“More clients were served last year with fewer mental health staff than a decade ago,” Eilert said. “When a person suffering mental illness is in our jail, taxpayers are required to provide all medical services needed for that person.”

A recent study by the county showed 17 percent of the inmates at the county jail received some kind of psycotropic drug last year. That’s more than 100 prisoners, on average, per day.

Eilert and some local Shawnee elected officials have recognized the importance of this program and the need for additional funding from the state. However, they say the state is passing laws that not only avoid contributing to these programs, but reduced the ability of cities and the county to fund the programs on their own by passing a tax lid law.

Since 2008, the state General Fund allocated to serve the uninsured and underinsured has decreased by about 30 percent, according to Eilert. That’s concerning, he said, when several facilities in the area face uncertain futures because of a lack of funding.

Osawatomie State Hospital and Rainbow Services Inc., or RSI, both face uncertain futures. RSI served 2,057 people in 2015, and is a state-funded collaboration between the Heartland Regional Alcohol and Drug Assessment Center, Wyandotte Center and JCMH.

Shawnee City Council member Jeff Vaught said the threat of a tax lid by the state Legislature as soon as 2017 would seriously hamper local governments' abilities to help fund these mental health programs. Under the tax lid law, city and county government would have to hold a public election if they want to raise spending by more than the Consumer Price Index.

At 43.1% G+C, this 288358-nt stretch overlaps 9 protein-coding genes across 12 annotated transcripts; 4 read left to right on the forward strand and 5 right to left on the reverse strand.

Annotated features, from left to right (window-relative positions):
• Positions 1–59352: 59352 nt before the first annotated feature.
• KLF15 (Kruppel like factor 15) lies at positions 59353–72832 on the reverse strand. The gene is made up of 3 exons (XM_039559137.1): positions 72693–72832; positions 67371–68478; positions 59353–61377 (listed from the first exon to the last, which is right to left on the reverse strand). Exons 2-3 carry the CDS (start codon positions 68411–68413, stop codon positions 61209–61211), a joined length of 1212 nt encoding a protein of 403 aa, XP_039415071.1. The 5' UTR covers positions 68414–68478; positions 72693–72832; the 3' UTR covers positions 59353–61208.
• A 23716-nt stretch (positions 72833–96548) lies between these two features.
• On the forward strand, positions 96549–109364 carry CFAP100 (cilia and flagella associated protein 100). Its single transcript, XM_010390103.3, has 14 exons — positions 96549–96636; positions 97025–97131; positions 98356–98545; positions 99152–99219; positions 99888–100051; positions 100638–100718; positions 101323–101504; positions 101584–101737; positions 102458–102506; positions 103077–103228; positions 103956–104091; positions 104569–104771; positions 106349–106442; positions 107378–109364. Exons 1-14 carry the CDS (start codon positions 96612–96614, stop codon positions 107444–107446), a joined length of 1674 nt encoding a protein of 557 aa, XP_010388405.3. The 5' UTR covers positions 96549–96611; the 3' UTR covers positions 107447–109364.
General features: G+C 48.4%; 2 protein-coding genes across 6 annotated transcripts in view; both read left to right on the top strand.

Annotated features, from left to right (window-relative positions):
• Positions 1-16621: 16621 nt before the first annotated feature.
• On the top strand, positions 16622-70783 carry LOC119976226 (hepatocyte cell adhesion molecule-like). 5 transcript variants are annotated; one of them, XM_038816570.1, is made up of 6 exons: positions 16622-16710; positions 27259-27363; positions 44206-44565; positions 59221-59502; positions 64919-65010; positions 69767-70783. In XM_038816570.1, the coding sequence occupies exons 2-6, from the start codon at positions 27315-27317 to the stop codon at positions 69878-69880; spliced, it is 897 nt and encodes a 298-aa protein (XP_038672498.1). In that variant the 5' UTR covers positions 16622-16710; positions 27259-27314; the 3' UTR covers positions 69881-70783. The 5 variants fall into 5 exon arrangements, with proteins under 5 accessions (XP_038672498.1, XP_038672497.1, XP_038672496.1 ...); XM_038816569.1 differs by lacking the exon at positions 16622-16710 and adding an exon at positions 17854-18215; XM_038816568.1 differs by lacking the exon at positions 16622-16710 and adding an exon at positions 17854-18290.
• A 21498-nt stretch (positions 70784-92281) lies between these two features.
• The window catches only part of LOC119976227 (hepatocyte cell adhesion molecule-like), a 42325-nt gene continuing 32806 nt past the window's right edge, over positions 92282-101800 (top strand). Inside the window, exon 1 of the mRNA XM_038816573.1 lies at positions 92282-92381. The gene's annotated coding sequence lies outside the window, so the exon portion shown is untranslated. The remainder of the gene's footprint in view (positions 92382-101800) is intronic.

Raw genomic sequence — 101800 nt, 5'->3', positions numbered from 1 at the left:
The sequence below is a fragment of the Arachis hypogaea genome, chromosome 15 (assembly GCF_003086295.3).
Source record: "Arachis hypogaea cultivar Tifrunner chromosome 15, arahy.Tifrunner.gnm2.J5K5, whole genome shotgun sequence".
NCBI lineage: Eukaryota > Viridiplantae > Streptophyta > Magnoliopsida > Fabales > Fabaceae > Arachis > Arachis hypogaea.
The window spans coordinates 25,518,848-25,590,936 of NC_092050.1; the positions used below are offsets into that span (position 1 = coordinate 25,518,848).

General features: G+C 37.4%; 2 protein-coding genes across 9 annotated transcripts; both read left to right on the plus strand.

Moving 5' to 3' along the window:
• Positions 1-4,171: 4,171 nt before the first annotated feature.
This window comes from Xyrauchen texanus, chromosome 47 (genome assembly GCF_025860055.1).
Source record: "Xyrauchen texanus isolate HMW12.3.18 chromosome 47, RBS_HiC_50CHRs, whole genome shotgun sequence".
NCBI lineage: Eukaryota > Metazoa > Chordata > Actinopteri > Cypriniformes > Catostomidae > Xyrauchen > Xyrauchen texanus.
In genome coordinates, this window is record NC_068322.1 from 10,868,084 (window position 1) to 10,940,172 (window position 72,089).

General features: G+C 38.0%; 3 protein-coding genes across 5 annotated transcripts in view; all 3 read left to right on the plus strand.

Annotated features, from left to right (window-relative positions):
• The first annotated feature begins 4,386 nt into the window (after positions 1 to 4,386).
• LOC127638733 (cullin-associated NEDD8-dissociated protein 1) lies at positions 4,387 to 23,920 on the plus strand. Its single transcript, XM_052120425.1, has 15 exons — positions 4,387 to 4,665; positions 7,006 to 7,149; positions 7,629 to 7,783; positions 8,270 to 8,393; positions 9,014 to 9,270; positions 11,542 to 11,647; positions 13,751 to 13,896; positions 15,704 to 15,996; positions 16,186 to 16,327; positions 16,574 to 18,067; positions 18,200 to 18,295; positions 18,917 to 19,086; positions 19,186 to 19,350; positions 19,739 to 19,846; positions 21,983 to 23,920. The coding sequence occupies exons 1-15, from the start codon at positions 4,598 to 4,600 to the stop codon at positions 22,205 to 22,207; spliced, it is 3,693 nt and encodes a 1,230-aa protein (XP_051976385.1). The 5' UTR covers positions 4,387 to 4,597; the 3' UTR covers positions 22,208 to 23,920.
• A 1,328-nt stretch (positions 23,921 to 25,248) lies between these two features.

“This should heighten some awareness as to why the tax lid is a bad deal,” Vaught said.

Council members Eric Jenkins and Brandon Kenig agree the state and local governments need to take this issue seriously.

“I think we all know that in our society, people with mental health issues often don’t get the resources they need before it’s too late,” Kenig said. “I think this (program) really helps our officers to be able to address these issues, identify those who are suffering and be able to respond to calls on those matters.”

Jenkins said the national issue can be dramatically improved in Johnson County, and he was happy to see the recent steps taken by local government.

“That isn’t where these folks belong, they don’t belong in jail and they don’t belong in our criminal justice system,” Jenkins said. “We need that system to do its function and not take care of a bunch of people that require specialized care.”

The latest corresponder program in Shawnee and Lenexa is just the latest step the county has taken to address mental health concerns.

In 2009, Johnson County embarked on a study of the Sequential Intercept Model as a way to deal with criminalization of individuals with mental illness. The model was developed by the National Gains Center, through a grant funded by the Health Care Foundation of Greater Kansas City.

Last year, the county became one of four national launch sites to kick off the Stepping Up Initiative aimed at reducing the incarceration of people with mental illness.